Beth Camp Historical Fiction

Saturday, June 16, 2012

Book Cover from Oz . . .

There's something unexpected about researching online. Since it's increasingly unlikely I'll be traveling to Tasmania anytime soon, I've been searching out videos on YouTube and images about key points, Port Arthur, Hobart Town, and the midlands of Tasmania, then trying to imagine what these places must have been like in the mid 1840s -- what plants, what birds, what bugs, what weather, what people. I've found impossibly blue skies and a rich terrain from tropical fern forests, to trackless brush covered mountains, a myriad of small islands, and milder flat plains, ideal for sheep and cattle. 

Intrepid photographer, historian, motorcycle buff, antique book lover, and writer Murray Bernard of Tasmania has posted many exquisite photos online. But this picture of Sarah Island seems to capture the essence of my current work in progress, Years of Stone

Sarah Island (@ Murray Bernard)
Perhaps the sharp contrast between the ruined stones of what was once a prison on Sarah Island and the natural beauty of towering eucalyptus draws me. Few letters or books speak to what conditions were like so long ago for those men and women transported to Tasmania, to the land beyond. But should I choose to self-publish in about a year's time, this will be the cover. Thank you, Murray!

Sarah Island, active between 1822-1833, has the reputation of being the harshest penal colony in Van Diemen's Land. I've read somewhere that writers are to 'torture' their characters, but because my story is set in 1842-1844, my characters didn't have to go to Sarah Island. They suffered enough. Here's my other favorite of the view from Port Arthur, also taken by Murray Bernard.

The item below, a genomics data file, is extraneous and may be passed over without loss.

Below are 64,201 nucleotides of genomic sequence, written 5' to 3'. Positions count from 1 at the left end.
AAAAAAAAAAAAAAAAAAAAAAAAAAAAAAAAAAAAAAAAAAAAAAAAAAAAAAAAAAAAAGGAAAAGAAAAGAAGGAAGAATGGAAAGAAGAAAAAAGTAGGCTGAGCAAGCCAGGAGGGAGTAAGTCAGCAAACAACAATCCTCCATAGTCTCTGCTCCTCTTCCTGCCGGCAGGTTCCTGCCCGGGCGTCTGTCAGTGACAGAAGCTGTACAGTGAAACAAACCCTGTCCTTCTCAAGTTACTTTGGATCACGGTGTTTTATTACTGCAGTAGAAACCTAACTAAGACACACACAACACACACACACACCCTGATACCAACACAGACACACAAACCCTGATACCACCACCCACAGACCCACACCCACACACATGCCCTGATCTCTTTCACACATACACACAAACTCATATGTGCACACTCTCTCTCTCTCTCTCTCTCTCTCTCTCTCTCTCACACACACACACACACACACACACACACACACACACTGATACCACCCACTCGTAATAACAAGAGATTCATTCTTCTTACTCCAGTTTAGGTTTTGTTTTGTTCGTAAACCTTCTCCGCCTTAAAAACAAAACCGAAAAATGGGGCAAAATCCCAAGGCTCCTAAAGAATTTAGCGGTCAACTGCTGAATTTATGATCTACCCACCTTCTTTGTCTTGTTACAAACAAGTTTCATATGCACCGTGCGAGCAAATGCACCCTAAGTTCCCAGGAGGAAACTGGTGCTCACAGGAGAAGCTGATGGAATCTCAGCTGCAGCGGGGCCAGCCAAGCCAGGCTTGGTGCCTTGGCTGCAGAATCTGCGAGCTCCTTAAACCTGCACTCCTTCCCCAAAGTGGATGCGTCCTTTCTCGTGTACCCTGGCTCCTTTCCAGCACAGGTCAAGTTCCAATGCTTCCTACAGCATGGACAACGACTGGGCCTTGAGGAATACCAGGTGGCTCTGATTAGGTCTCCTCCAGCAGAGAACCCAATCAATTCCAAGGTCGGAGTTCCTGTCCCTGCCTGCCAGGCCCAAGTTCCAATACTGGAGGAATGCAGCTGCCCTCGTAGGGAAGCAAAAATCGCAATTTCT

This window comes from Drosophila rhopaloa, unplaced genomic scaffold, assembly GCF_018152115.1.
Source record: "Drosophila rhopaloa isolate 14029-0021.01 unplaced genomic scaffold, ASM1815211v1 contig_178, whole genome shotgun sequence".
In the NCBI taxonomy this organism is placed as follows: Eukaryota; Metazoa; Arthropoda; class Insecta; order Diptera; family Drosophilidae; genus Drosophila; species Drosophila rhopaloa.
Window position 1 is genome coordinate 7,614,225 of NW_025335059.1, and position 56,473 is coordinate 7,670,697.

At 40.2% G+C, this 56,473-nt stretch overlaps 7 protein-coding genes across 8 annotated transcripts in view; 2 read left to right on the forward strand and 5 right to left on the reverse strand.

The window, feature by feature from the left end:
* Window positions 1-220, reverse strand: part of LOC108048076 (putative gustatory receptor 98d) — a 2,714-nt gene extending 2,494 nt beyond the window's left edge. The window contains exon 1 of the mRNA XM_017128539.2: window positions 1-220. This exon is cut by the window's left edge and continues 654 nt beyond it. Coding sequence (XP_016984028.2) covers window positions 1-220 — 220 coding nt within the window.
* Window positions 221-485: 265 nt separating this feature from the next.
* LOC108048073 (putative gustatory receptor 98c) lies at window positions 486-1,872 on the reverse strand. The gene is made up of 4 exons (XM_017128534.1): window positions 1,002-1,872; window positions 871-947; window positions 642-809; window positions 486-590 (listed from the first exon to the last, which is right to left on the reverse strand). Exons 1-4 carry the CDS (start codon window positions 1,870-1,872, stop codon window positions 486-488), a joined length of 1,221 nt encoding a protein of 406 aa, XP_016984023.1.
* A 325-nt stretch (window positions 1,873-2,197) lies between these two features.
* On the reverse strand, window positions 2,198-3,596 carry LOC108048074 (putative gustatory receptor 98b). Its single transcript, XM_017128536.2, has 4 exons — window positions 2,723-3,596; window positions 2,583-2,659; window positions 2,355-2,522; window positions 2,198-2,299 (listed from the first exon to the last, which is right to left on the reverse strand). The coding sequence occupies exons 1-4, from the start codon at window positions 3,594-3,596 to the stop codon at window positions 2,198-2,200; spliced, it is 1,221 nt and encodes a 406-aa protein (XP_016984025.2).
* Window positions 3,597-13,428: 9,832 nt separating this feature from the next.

Port Arthur (@ Murray Bernard)


  1. My husband and I traveled to Tassie in 2001, about a month after the
    Twin Towers fell. We were to ferry across from the mainland and drive the majority of our one-month stay on the island, but I was talked out of a ferry reservations, because,.. "well, not many people go there and you shouldn't have a problem." Turns out most Aussies cancelled their foreign vacations that year and a goodly share of them went to Tassie. So, we had to leave the rented camper van in Melbourne and fly to Hobart. We only had a few days there, but I fell in love with it. Hobart was very much like Portland in the 1960s. In general. the island reminded me very much of parts of Oregon with an Australian twist, eucalypts instead of firs, tea tree bushes instead of mesquite, etc. Port Arthur was fascinating. I hope you will be able to travel there one day...perhaps with the generous advance you'll get when it's mainstream published.

  2. Beautiful photos. I love the one with the old brick ruins too. The massive tree fern to one side is amazing. I saw many like this in Fern Tree Gully, Victoria, where my father and step-mother lived when I was sixteen. There's something about them that fascinates me.